History

Articles from past editions of the McKenzie River Reflections newspaper

Sometimes a Great NotionBy Finn J.D. John

This is part 2 of a 3-part series on iconic Hollywood movies shot in Oregon. Last week, we looked at the era from the dawn of filmmaking through the 1950s. Today, we’ll talk about movies made between 1960 and 1975.
Of course, this is not an article about popular cinema as a mirror of popular culture. But it’s hard to miss the social changes these pictures showcase.

Helfrich brothersPosted: 7:30 p.m., Wednesday, April 2

All tickets for this year's McKenzie Memories have been sold - none will be available at the door.

Below is a story about the event.

EUGENE: A paddle down a stream full of memories is planned for the night of April 4th. The third annual McKenzie Memories history event will feature storytelling, music, rare historic films and photographs of the McKenzie River.

Oregon BootBy Finn J.D. John

In 1866, Oregon State Penitentiary Warden J.C. Gardner had a problem. The state prison had just moved to its present home, in Salem. Its old home had been in Portland, but the city didn’t really want it there — especially after an incident in the early 1860s when the state tried to save some money by subcontracting the facility out to a private operator. This solved the overcrowding problem in fine style: every single prisoner escaped.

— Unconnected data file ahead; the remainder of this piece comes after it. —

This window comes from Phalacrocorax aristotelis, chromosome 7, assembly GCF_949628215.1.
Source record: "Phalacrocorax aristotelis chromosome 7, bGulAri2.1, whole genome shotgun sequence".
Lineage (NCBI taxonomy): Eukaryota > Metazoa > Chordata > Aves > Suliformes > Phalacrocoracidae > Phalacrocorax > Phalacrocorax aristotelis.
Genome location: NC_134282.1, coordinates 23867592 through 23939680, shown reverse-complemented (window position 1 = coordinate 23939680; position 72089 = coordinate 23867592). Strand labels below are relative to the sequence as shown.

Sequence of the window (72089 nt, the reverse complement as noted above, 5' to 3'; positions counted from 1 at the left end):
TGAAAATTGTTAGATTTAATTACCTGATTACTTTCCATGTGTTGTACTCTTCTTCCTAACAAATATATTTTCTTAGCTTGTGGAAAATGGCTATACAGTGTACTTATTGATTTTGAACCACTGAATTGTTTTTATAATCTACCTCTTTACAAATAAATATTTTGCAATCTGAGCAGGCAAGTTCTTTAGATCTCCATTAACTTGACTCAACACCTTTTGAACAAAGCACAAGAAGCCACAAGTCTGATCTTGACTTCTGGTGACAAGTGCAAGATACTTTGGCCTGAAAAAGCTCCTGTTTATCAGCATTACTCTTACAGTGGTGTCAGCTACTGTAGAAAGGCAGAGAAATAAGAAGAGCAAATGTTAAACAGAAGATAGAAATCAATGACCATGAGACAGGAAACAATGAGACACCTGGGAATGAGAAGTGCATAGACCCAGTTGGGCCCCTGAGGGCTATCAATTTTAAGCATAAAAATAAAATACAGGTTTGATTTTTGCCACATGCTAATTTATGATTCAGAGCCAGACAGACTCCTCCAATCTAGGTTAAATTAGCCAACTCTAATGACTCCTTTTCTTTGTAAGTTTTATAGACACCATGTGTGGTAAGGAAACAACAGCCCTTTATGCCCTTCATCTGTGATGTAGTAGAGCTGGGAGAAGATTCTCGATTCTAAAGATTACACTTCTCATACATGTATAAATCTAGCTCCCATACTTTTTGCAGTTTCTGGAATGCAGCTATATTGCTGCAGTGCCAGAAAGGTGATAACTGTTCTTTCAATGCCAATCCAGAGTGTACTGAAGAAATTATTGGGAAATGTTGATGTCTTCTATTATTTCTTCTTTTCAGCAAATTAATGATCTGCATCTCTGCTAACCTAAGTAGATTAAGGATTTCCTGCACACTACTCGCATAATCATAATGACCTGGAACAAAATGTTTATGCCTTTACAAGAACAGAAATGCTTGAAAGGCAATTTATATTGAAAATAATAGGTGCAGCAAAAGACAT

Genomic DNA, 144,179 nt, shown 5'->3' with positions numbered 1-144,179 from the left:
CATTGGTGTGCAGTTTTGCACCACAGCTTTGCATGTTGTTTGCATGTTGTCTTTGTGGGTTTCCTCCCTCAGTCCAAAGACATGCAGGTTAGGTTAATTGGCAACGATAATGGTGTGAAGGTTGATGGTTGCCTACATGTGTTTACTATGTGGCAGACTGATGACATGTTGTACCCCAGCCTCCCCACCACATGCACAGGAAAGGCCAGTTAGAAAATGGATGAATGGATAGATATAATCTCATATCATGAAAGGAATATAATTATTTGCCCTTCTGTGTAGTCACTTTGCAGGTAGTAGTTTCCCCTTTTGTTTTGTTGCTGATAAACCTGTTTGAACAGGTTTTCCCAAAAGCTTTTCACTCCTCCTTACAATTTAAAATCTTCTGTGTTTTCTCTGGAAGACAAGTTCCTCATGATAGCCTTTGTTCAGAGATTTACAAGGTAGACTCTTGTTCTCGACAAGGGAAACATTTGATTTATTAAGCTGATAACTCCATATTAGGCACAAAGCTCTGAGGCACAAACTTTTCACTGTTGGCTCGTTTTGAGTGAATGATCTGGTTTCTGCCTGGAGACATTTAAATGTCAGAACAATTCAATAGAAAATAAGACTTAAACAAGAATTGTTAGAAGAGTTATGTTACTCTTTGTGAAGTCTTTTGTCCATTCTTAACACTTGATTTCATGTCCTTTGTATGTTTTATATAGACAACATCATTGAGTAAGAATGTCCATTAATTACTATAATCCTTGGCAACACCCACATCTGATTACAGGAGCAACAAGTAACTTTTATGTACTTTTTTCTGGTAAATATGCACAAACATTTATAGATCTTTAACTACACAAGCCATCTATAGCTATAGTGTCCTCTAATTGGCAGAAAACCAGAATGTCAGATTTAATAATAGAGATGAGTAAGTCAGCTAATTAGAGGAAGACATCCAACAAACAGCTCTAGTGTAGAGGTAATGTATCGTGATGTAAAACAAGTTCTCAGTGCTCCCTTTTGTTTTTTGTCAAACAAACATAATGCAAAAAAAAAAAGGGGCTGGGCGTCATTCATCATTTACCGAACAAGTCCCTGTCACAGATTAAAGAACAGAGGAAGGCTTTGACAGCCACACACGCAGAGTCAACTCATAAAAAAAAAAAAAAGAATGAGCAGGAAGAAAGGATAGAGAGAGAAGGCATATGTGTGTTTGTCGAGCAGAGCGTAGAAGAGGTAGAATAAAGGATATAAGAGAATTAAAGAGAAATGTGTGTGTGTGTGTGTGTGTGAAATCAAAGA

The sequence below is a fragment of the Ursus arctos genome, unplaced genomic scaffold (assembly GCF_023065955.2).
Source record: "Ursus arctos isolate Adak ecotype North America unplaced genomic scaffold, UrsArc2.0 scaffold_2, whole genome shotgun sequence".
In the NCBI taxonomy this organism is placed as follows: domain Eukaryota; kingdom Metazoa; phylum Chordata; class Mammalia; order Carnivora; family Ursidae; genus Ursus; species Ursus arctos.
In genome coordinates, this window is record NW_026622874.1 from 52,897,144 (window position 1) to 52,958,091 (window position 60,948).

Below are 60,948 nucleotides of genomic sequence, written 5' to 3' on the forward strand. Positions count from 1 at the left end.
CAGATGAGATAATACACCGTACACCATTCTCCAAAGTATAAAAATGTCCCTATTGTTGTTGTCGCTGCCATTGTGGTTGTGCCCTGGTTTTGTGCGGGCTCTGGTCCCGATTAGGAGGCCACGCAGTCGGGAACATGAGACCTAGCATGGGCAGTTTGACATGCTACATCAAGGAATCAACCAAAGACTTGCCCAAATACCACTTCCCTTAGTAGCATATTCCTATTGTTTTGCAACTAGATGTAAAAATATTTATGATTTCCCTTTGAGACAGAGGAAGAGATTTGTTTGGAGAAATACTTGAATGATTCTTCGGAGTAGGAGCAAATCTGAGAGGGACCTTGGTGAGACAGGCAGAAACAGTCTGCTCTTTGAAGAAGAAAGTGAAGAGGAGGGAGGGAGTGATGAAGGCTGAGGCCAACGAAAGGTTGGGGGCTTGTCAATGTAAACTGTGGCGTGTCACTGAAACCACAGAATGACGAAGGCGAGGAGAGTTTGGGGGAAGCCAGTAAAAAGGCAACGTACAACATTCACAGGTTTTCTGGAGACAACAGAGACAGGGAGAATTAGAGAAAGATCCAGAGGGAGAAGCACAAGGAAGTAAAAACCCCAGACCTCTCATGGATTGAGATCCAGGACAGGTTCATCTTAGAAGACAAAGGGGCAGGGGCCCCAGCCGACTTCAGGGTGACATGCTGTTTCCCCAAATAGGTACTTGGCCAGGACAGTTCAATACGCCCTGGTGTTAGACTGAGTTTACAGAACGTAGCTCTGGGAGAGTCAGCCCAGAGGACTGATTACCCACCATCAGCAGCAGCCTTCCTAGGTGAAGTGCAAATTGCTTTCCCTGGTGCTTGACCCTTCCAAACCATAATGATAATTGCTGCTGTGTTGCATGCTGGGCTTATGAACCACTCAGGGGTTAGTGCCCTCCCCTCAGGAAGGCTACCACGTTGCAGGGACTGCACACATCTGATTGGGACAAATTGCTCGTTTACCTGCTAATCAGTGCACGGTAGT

Our 2013 crowd funding project launched NewsArk Version 1.0. It generated money to purchase new computers, a large scale scanner and a number of new software programs.

indiegogo logo

 

Click here to learn more.

 

 

 

Canines clobber Chamber kiosk
December 1, 2000 edition of McKenzie River Reflections

 

Klamath FallsBy Finn J.D. John
At around 2 p.m. on a sunny Monday afternoon in August 1911, Klamath Falls resident John Hunsaker was driving past the Oak Avenue Canal when he saw something in it — something that looked like a man.

 

Hank Vaughn at 35By Finn J.D. John

By the mid-1880s, the wild, unpredictable and dangerous Oregon almost-outlaw Hank Vaughan had started showing distinct signs of settling down. He had married a part-Umatilla woman named Martha Robie in 1883; Martha, a widow, had inherited a comfortable sum from her late husband, and also was entitled to claim 640 acres of reservation land.
Hank, as Martha’s husband, now turned his considerable managerial talents away from livestock rustling and toward wheat-farm management.

Hank VaughnBy Finn J.D. John

Crime, they say, does not pay.
Yet it’s pretty easy to look back through history and find examples of a certain kind of criminal for whom it did, handsomely, and for decades. With charisma, moxie and a seemingly endless supply of good luck, these characters sometimes even manage to cheat karma and die a natural death.

Pages

McKenzie River Reflections is the weekly newspaper serving Oregon's McKenzie River Valley. Available by mail for $23/yr in Lane County, $29/yr outside Lane. Digital subscriptions are $23/yr. Subscribe at: http://mckenzieriverreflectionsnewspaper.com/catalog/subscriptions-0. Purchase copies online at: http://mckenzieriverreflectionsnewspaper.com/catalog/back-issues-0. Read about area communities including Cedar Flat, Walterville, Camp Creek, Leaburg, Vida, Nimrod, Finn Rock, Blue River, Rainbow and McKenzie Bridge.